Finnair aims to become a launch customer for commercial airline jet biofuel flights in 2011
Tue 21 Dec 2010 – Following the recent announcement that Lufthansa is set to become the world’s first airline to use biofuels on commercial flights, it has emerged that Finnair is also in discussions with the same biofuel supplier, Finland’s Neste Oil, to become a launch user of sustainable jet fuels derived from logging waste. According to Finnair and Neste, the two parties have been looking at areas of cooperation for over two years and are still ongoing. Finnair said a decision has still to be made on when the first commercial biofuel flights will take place and will depend on factors such as the availability of biomass and when biofuel blends will be certified for commercial use.
According to Finnish broadcaster YLE, Finnair is set to become the first airline in the world to use fuel produced from renewable sources on regular flights, although Lufthansa made a similar claim a few weeks ago when it announced a cooperative agreement had been signed with Neste, with the first flights following certification that is expected at the end by the end of the first quarter of 2011.
However, Finnair believes that “first-flyer” status has not been guaranteed to any airline by Neste and a final decision has yet to be made.
“Discussions with Finnair are ongoing and unfinished,” said a Neste spokesperson. “Thus Neste Oil has not issued any statements or press releases regarding the issue.”
A Finnair spokesperson told GreenAir Online: “Finnair is aiming to be the first airline to use biofuels on commercial flights but unfortunately there is no guarantee for that yet. However, Finnair is also looking for long-term cooperation with different interest groups to engage in biofuels development work, especially regarding the use of biomass.”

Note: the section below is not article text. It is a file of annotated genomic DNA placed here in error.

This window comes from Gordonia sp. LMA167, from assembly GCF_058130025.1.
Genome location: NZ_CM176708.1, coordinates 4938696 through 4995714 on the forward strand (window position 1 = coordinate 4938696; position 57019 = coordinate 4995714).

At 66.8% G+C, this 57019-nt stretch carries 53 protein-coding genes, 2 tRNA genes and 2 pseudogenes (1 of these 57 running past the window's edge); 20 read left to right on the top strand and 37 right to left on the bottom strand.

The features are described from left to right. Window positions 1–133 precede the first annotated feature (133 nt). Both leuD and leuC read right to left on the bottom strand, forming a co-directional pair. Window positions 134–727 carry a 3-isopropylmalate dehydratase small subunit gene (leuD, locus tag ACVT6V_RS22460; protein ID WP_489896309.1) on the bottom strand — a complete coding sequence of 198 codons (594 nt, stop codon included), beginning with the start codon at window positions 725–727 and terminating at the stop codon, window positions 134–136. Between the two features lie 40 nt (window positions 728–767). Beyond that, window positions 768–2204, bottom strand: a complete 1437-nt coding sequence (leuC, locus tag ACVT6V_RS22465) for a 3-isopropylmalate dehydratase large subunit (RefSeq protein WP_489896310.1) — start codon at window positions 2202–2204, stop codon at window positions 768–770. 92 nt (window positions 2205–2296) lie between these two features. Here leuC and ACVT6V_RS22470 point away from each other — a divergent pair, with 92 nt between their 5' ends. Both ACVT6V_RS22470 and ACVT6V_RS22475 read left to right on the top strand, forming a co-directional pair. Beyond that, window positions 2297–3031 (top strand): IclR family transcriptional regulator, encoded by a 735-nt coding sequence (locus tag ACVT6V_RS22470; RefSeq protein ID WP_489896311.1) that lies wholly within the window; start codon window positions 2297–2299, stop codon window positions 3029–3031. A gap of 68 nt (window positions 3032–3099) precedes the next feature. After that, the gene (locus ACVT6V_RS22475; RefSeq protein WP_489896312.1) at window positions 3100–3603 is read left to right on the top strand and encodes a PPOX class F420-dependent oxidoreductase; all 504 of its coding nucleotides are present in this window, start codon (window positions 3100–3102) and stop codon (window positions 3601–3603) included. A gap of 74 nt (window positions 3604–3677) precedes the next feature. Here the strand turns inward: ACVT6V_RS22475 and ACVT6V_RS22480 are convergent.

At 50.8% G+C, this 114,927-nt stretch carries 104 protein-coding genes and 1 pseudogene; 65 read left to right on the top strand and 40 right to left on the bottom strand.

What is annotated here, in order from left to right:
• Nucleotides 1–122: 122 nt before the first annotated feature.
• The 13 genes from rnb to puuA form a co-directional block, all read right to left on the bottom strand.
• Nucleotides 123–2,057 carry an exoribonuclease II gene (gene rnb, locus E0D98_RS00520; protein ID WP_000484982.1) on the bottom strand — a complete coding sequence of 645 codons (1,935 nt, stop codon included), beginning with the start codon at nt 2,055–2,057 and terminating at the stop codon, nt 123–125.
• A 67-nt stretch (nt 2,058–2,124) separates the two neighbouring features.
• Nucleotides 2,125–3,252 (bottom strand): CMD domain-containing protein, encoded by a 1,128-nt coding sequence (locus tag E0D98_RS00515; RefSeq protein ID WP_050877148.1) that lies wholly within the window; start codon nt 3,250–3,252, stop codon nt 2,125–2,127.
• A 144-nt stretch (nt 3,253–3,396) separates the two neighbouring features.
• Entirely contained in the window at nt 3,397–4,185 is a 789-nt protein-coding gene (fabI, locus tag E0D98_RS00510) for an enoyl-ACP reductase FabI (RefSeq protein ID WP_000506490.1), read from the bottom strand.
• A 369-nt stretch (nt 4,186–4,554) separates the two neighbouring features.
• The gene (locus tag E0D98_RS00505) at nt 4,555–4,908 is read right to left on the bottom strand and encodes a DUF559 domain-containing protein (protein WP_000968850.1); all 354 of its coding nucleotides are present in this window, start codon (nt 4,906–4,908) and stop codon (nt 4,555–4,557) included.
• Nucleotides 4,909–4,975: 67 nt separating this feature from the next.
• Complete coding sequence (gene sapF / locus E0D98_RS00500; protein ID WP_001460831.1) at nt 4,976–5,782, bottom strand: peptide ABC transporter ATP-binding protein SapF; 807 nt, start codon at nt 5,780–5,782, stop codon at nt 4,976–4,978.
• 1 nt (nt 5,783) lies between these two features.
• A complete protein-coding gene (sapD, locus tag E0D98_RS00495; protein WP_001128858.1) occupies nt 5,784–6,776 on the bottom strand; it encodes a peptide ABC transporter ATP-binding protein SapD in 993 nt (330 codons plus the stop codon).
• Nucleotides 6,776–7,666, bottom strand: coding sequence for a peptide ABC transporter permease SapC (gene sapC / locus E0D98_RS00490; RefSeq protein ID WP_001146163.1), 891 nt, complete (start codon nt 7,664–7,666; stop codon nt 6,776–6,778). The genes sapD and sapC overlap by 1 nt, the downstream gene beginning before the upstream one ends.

According to an article on the YLE website, Neste will produce jet biofuel, derived from lard or logging waste, at its production facilities in Porvoo (Finland), Rotterdam and Singapore. The report said airlines have demanded the new fuel should not contain palm oil because of deforestation concerns and Finnair was especially interested in utilizing logging waste from home forests. Neste is one of the largest users of certified palm oil in the world, which it uses in its NExBTL renewable diesel. The company opened what it claims is the world’s largest renewable diesel production plant in Singapore last month.
When it announced the Lufthansa agreement, Neste said the jet biofuel that would be used by the German airline on flights between Hamburg and Frankfurt would be a blend of 50% NExBTL jet fuel and 50% fossil-based jet fuel in one engine, while the other engine would use conventional jet fuel.
The primary purpose of Lufthansa’s ‘burnFAIR’ project is to conduct a long-term trial to study the effect of biofuel on engine maintenance and engine life – the airline has world-leading aircraft maintenance facilities in Hamburg. The project is part of an overall ‘FAIR’ initiative (Future Aircraft Research) in which other issues – alongside biofuel compatibility – such as new engine and aircraft concepts or other fuels are under study. The German federal government is contributing a total of €5 million towards ‘FAIR’, of which half will be earmarked for the ‘burnFAIR’ project. Lufthansa will be investing €6.6 million.
“We know that biofuel is an issue we must address carefully,” said Lufthansa Chairman and CEO Wolfgang Mayrhuber, announcing the launch of the project. “We can see the opportunities this fuel offers and give serious attention to the debate on the requisite raw materials. But we first want to acquire experience in daily practice in the use of biofuels. We are doing pioneering work in that no other airline to date has operated an aircraft engine with biofuel over a longer term.
“Our fuel is sustainable. No rain forest will be deforested for Lufthansa biofuel. In the procurement of biofuel, we ensure it originates from a sustainable supply and production process. Our licensed suppliers must provide proof of the sustainability of their processes.”